Twelve years ago this month I suffered the miscarriage of my second pregnancy. I was 13 weeks into the pregnancy and feeling pretty confident as I moved into the second trimester. My morning sickness (and a few other symptoms) had begun to diminish and I was ready to enjoy the next phase of the pregnancy.
On the morning before my 13 week appointment, I noticed spotting. An ultrasound performed later that day revealed that my baby had stopped growing about three weeks earlier and that the pregnancy was ending. (I’ll write my miscarriage story at another time because today I feel it’s more important to focus on the things I did to cope with my miscarriage.)
In the difficult days after my miscarriage, I did three things that helped me to deal with the grief of losing my unborn child. More than anything else, I feel that these three things helped me to honor and to create a memory of the dear life I carried and to express my grief in a positive way.
1. Make a scrapbook
When I lost my baby, I received many cards and flowers from loving friends and family. The cards and flowers meant more to me than anything because they respected my private and introverted nature and allowed me to grieve without having to field well-meaning visitors. I read the beautiful words from those who cared about me and my family and they helped to keep me calm.
A couple of weeks after the miscarriage, when the cards, flowers and visits stopped and I was left alone with my grief, I spent my evenings turning those cards, dried petals from the flowers, meaningful songs and poems, and pages from my pregnancy journal into a lovely scrapbook.
I still take the scrapbook out once or so each year and remember. My oldest son was interested in seeing it recently and I was able to tell him about the miscarriage for the first time (he was only a year old when it happened) and share with him how much I valued our time together while I worked through the grief.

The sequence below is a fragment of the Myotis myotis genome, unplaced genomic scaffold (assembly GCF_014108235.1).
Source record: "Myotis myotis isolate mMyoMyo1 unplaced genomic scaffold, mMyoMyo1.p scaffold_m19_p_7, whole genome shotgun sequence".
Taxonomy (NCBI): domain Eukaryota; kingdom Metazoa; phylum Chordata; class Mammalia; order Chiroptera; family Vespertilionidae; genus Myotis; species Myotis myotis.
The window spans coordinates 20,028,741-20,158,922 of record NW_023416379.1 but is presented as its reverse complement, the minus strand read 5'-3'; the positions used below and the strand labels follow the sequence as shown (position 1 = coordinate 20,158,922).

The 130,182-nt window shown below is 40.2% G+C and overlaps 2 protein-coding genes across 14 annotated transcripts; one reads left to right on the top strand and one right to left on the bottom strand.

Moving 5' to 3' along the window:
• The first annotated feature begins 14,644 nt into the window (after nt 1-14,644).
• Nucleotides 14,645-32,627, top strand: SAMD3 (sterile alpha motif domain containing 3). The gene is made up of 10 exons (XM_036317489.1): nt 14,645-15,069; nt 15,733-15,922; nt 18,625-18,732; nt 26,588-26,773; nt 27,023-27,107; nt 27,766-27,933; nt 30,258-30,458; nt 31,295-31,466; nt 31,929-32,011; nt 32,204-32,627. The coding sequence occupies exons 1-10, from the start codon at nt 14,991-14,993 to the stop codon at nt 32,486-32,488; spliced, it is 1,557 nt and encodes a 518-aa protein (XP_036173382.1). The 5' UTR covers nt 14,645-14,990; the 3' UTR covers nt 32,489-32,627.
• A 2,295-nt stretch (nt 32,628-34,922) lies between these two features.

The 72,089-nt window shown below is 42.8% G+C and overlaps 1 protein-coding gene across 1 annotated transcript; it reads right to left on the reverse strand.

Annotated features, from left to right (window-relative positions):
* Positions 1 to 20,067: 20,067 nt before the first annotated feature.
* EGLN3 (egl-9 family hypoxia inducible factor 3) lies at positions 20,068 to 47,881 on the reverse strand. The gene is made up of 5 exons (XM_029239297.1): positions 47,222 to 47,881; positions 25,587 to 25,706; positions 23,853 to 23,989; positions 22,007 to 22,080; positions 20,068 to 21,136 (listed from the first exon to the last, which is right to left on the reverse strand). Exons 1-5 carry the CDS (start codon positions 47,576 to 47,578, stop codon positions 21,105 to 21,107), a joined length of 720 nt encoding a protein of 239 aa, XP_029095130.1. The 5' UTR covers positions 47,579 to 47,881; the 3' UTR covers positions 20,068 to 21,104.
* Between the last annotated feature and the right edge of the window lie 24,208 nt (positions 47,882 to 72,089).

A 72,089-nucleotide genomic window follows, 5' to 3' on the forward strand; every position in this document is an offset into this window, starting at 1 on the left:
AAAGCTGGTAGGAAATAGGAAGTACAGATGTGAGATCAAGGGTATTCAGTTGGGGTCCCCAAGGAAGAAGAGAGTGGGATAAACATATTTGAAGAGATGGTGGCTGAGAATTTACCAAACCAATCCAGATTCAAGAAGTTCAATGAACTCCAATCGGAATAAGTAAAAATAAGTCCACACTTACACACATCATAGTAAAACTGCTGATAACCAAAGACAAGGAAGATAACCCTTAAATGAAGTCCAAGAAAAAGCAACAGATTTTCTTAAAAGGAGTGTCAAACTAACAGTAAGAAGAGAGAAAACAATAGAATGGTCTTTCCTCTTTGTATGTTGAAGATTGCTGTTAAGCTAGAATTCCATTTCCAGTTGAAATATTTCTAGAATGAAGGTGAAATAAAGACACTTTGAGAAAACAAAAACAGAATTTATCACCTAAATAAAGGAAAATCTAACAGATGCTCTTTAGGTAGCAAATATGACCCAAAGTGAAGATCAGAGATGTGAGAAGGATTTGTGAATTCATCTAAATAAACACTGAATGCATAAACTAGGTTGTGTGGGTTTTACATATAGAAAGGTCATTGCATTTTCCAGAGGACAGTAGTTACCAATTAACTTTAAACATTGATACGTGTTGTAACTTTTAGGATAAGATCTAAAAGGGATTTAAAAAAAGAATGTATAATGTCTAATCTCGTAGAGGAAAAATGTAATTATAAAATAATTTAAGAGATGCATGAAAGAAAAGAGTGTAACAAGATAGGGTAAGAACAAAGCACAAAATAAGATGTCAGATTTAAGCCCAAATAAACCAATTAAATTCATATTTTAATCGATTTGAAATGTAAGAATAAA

2. Name the baby
About a year after my miscarriage, I decided to give my miscarried baby a name. I felt that I was carrying a girl, though the embryo was not developed enough to be certain. I chose the name Sera Malia (Sera, meaning winged angel and Malia, meaning peaceful).
Respecting the life I carried with a name that meant something special to me was an important part of working through the grieving process. Naming my miscarried baby helped me to move past the cold, medical reality of a lost embryo and to give honor to the very planned and wanted pregnancy and baby.
3. Get Creative
In the months after my miscarriage I found much solace in writing poems and making music. Writing and music are my preferred forms of creativity, but you may find that dancing, painting or doing some other form of creative expression helps you to cope with the loss endured from a miscarriage.
Be careful not to force the process. The weight of the grief may complete sap all of your creativity. Give it time. When you are ready, your creativity will return. When it does return you may find that giving life to some form of art will help to provide the emotional healing that you need.